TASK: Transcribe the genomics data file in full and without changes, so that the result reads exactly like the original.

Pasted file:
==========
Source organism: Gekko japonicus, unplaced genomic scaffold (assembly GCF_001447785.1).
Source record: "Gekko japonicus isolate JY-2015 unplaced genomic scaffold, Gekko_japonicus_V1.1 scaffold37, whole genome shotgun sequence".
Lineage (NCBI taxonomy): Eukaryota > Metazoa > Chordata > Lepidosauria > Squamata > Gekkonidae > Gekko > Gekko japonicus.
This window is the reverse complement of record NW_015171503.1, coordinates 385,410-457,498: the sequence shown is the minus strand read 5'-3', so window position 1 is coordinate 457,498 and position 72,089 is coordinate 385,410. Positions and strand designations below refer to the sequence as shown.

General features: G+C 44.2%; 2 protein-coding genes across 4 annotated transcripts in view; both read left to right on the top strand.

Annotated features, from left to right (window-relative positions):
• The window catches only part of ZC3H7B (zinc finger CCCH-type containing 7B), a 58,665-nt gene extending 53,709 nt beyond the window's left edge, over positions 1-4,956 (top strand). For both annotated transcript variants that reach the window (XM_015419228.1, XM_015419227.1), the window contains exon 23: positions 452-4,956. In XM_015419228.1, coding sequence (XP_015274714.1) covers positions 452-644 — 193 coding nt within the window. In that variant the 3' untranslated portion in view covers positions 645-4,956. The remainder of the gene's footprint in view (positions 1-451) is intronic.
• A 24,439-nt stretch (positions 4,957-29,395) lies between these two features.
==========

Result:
Source organism: Gekko japonicus, unplaced genomic scaffold (assembly GCF_001447785.1).
Source record: "Gekko japonicus isolate JY-2015 unplaced genomic scaffold, Gekko_japonicus_V1.1 scaffold37, whole genome shotgun sequence".
Lineage (NCBI taxonomy): Eukaryota > Metazoa > Chordata > Lepidosauria > Squamata > Gekkonidae > Gekko > Gekko japonicus.
This window is the reverse complement of record NW_015171503.1, coordinates 385,410-457,498: the sequence shown is the minus strand read 5'-3', so window position 1 is coordinate 457,498 and position 72,089 is coordinate 385,410. Positions and strand designations below refer to the sequence as shown.

General features: G+C 44.2%; 2 protein-coding genes across 4 annotated transcripts in view; both read left to right on the top strand.

Annotated features, from left to right (window-relative positions):
• The window catches only part of ZC3H7B (zinc finger CCCH-type containing 7B), a 58,665-nt gene extending 53,709 nt beyond the window's left edge, over positions 1-4,956 (top strand). For both annotated transcript variants that reach the window (XM_015419228.1, XM_015419227.1), the window contains exon 23: positions 452-4,956. In XM_015419228.1, coding sequence (XP_015274714.1) covers positions 452-644 — 193 coding nt within the window. In that variant the 3' untranslated portion in view covers positions 645-4,956. The remainder of the gene's footprint in view (positions 1-451) is intronic.
• A 24,439-nt stretch (positions 4,957-29,395) lies between these two features.